Pan’s Labyrinth

Poster
2006
Guillermo del Toro

9/10 (fantasy film for adults? (‘tweener syndrome))

I love this movie. It’s not often that you sit down to a film knowing little to nothing about it and are treated from the very first minute to a supremely confident telling of an utterly original fantasy/war epic. Guillermo del Toro has done that here. Though I haven’t seen his equally-acclaimed “El Espinazo del Diablo,” I would be surprised if it were better than this. And surprise surprise, the “Academy” got it wrong again. Not only does “Pan’s” blow Scorsese’s trite “The Departed” (the Best Picture winner) out of the water, but it was better than the entire Best Picture field! “Babel”? Please. “Little Miss Sunshine”? Shah. “Letters from Iwo Jima” I like you Clint, but no. Ironically, “Pan’s” lost Best Foreign Language film to the German “The Lives of Others,” which is actually comparable in quality. Of course, putting actual good films in the Best Picture category is too much to expect from these idiot experts.

The first clue to the movie’s ingenuity comes within the first 5 minutes. You have already been introduced to the main character, young Ofelia, her mother and wicked stepfather (Sergi Lopez’ “Captain Vidal”), and a small grasshopper-like insect that seems to be communicating with Ofelia. Then, while she’s in her bed, the freaky bug returns and as she watches, it transforms with rearranging limbs and painful discomfort into a small wood fairy. The fairy leads Ofelia into the estate’s labyrinth, where she soon meets the Faun, a hulking, twisted goat/man monster that looks to be made out of dirt, tree roots and other decaying matter. These effects are the first hint that the movie is going to be special. You don’t have shiny polished little elves and a sparkling maze. Instead, del Toro gives you a dark, earthy, sinister place that looks as dangerous as it is fantastic. The creature designs really set the tone for the film, and it’s a tone that del Toro continues throughout. It’s an organic portrayal of fantasy, not something that takes place in a different “Alice in Wonderland” universe but something that could quite easily exist side-by-side with our everyday reality.

The plot is complex. The Faun tells Ofelia that she might be the Princess Moanna spoken of in the film’s prologue, but in order to find out she has to pass some tests. Meanwhile her pregnant mother is sick and worsening, and her psychopathic father (one of the most chilling villains you will ever see outside of Darth Vader) is hunting the local anti-fascist guerrillas that are hiding in the nearby mountains.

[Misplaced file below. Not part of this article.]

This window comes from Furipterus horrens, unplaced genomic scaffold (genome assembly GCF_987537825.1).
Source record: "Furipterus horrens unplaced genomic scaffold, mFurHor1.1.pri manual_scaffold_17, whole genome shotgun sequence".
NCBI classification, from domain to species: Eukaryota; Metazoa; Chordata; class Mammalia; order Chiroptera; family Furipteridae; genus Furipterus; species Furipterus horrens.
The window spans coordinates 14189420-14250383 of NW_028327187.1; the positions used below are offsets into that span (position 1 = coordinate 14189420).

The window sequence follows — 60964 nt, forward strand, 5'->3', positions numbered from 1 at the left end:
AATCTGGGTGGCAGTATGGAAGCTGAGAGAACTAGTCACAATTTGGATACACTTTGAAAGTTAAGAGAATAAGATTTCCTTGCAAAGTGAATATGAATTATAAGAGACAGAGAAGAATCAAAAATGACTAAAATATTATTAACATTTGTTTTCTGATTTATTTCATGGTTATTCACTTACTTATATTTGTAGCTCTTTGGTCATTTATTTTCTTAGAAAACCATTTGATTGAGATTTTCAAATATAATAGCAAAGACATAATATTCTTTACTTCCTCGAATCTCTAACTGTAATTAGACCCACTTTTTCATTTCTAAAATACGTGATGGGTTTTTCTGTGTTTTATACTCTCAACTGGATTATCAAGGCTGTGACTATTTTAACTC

It’s really not necessary to know more. Be warned that there is gruesome violence that is borderline gratuitous, and all the more shocking for being in what I thought was a children’s movie. But this is no kidflick. While the fantasy aspect is enthralling, and at times genuinely frightening, del Toro spends as much time or more on the real-world conflict between Vidal’s Francoist soldiers and the nearby guerrillas (whom are abetted by some well-placed spies among the Captain’s household). My only complaint with the film is that these two stories don’t truly synch up. Sure, Vidal is the common villain between both worlds, and Lopez does an incredible job in the role, but the movie feels like two separate stories. Ultimately it feels like a captivating, brutal war story that is unforgettably spiced up with amazingly creative fantasy sequences.

You need to see this film. It is oh-so-close to a 10 but I just don’t completely feel it that way. Maybe I’ll change my mind. But none of that changes the fact that you will be a worse person if you don’t see it. Do it already! Just watch out for the hand-eye monster. You’ll know the one when you see it.

26 March 2010

Other Reviews for “Laberinto”

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